Bypass eases I-85 bottleneck

Staff WriterMarch 2, 2004 

Finally, you can drive south on Interstate 85 without passing through Greensboro or crawling, choking and gasping through Death Valley.

For decades, North Carolina's most stubborn highway bottleneck was formed where westbound I-40 and southbound I-85 squeezed into downtown Greensboro, picking up cars and trucks from U.S. 29, 70, 220 and 421 along the way.

A new I-85 Bypass opened to traffic in February, taking southbound drivers off the old road a few miles before it enters Greensboro.

Drivers headed for Charlotte or other points south on the 13-mile, six-lane bypass can now enjoy rural scenery, a few minutes off their travel time on the best days and less likelihood of a traffic jam on the worst days.

Things are looking better as well for drivers who stay on I-40 and the renamed "I-85 Business."

"I know it has eased things for folks like myself who commute on Business 85," said Scott Cherry, a state Department of Transportation engineer who is helping to put the finishing touches on the I-85 Bypass. "It has taken five minutes off my commuting time, at least."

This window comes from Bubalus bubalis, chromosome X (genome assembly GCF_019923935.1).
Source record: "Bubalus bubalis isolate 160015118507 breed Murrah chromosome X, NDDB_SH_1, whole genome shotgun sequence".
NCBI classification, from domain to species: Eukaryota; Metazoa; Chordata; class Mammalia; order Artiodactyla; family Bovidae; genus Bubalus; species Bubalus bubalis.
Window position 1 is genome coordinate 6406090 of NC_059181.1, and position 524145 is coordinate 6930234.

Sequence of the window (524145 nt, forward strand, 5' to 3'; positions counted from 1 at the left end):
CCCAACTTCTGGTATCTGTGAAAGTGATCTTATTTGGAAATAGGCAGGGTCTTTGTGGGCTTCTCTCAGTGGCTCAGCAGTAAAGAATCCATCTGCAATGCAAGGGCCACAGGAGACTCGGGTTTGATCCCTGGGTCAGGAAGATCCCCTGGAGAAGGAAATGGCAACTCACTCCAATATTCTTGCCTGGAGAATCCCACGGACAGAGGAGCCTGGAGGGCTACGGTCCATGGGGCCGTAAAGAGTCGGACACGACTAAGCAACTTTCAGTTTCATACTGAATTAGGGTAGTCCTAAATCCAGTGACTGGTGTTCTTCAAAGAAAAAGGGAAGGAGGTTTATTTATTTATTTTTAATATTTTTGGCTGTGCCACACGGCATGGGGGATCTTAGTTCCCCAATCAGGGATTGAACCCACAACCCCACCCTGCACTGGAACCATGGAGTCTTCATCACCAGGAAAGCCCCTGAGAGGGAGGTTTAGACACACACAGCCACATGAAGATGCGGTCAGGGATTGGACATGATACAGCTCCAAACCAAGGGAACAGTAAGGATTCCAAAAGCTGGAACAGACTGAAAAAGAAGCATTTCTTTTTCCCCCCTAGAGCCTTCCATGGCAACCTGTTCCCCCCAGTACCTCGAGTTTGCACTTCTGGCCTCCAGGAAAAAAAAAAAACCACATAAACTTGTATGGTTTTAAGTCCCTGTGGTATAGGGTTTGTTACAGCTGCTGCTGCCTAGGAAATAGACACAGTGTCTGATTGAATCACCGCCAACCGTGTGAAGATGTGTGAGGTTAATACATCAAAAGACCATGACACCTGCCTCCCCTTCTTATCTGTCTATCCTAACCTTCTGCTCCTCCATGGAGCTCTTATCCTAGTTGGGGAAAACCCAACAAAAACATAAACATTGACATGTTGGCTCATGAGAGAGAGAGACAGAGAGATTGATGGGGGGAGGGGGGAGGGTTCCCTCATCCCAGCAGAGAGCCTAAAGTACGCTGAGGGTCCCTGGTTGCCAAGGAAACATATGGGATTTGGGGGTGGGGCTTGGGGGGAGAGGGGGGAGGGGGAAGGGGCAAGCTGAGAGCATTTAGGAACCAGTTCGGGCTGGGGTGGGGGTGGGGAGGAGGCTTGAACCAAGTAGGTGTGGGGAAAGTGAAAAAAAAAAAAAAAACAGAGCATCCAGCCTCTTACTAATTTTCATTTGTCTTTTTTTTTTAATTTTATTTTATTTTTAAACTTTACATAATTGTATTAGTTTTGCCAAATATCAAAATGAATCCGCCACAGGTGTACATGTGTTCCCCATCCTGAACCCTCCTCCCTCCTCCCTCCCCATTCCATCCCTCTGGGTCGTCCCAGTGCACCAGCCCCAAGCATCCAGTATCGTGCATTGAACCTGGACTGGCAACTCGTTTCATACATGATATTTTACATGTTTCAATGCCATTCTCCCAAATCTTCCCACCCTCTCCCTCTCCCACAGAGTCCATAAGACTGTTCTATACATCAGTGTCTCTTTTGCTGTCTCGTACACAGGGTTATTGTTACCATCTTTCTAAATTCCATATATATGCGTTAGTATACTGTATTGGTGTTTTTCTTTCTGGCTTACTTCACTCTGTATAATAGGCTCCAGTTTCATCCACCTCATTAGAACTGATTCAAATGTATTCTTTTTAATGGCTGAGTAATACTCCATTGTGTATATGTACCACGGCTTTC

Death Valley's dreary scenery of industrial plants, billboards and motel signs is unchanged, but the usual backups were absent last weekend.

"It's going to help, without a doubt," state Highway Patrol Sgt. A.W. Waddell of Greensboro said Monday. "More than anything else, we're hoping to see a reduction in accidents, the fender benders you get in that bottleneck.

"You get in that stop-and-go traffic, and somebody looks away for a moment and traffic stops -- and then, bam! You've got a wreck, and your whole interstate is tied up. It can take hours to get traffic rolling again."

A long project to rebuild and widen I-40 west of Death Valley will wind up this spring. So will the construction of an interchange several miles east of Greensboro that has narrowed I-85 through Alamance County since last summer.

But that doesn't mean major interstate highway construction in the Greensboro area is done.

The I-85 Bypass is the first major leg of Greensboro's planned $1 billion Urban Loop. Work has begun on the next section, which will connect I-85 and I-40 on the west side of the city by 2007. Until then, motorists passing through Greensboro will see orange-and-white construction drums around the Groometown Road exit on I-85 and the Guilford College exit of I-40.

The rest of the loop, around the northern and eastern sides of Greensboro, is to be finished after 2010.

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